Six Most Interesting Questions about Isaac Asimov’s Foundation series

Foundation

Q #1: What do people think of the Foundation series by Isaac Asimov?

A: I can’t speak for other people, but I think it’s great. It’s a sci-fi series, probably primarily meant for adults, but can be read by advanced readers in high school also imho. One of the things Asimov does really well is to create a compelling story on an epic timescale. The first book alone spans multiple generations.

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Q #2: Are there overlaps between the western roman empire’s decline and Isaac Asimov’s Foundation?

A: YES. And it’s in all-caps because I think that is the parallel for this whole thing. The roman empire, like the empire in Foundation, is far-reaching, encompassing almost all of Europe. It breaks up in pieces, similar to how the empire breaks up in Foundation. And after the break-up, there comes a dark ages, similar to the medieval times in Europe. The main difference is that the empire in Foundation is the roman empire on a massive scale. This is highlighted by the fact that The Foundation will enable the empire to recover in a thousand years, but without it the empire could take 30,000 years to recover.

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Q #3: Is the story of Interstellar similar to the story of the Foundation by Isaac Asimov?

A: No. I think they are completely different. Interstellar is a story about space, and about family. Foundation is a story about the entire human race, and a crumbling space empire. The only real similarity is that they can both be classified as science fiction, but there the similarities end.

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Q #4: How realistic is a predictive science of psychohistory, a la Hari Seldon in Isaac Asimov’s Foundation series?

A: Just fyi, I have little to no real life experience that would inform an answer to this. However, after reading the book, and based on what I know, I would say that it’s fairly unrealistic. Hari Seldon is able to predict events with eerie accuracy, and I don’t think this would be possible. In particular, I don’t think it would be possible to pinpoint the exact years that things would happen. Obviously, it is inevitable that a grand empire will fall. Everything comes to an end eventually. So it is believable that Hari Seldon would predict that. But how could he know it will happen so soon? I think psychohistory could definitely exist right now, and in the future, to predict future events, but I don’t think it could predict nearly as much or nearly as accurately as it does in Foundation.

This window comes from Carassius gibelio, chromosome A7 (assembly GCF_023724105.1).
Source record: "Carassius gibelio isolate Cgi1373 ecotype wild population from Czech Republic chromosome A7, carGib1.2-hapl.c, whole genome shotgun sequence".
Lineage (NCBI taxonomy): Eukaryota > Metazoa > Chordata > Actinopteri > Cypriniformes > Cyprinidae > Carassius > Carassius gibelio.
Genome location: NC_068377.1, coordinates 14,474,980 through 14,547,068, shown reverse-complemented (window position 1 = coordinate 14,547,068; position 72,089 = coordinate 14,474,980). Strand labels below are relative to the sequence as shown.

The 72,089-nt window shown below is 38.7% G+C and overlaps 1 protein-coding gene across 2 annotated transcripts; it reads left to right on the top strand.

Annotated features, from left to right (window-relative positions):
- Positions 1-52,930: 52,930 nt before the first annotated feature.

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Q #5: What similarities and differences does Donald Trump have with Isaac Asimov’s character The Mule from the book Foundation and Empire?

A: I would say they actually have surprising amount in common. Donald Trump’s presidency was unexpected. And he’s done a lot to alter the direction of our country. The Mule is similarly an unexpected force thrown into the mix, and he also alters the direction that the Foundation is so carefully attempting to guide humanity in. The difference between them is that the whole reason The Mule is able to do what he can do is because he has a superhuman ability to manipulate people. Donald Trump doesn’t have that ability, though it might seem like it at times with how readily people dismiss what he’s doing and support him. Donald Trump also comes from wealth, and was already a public figure before his presidency. The Mule was just an ordinary person who used his mutant abilities to rise through the ranks.

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Q #6: Without spoiling the book, what is Isaac Asimov’s Foundation about?

A: Isaac Asimov’s Foundation is about the fall of a galactic empire. It’s about the people from a single planet called The Foundation. Before the collapse of the empire, a man who predicts its fall establishes The Foundation with the goal of guiding humanity through the dark ages after the fall of the galactic empire, and to the bright new days of a second galactic empire. It spans many generations, as the whole process will take a thousand years.

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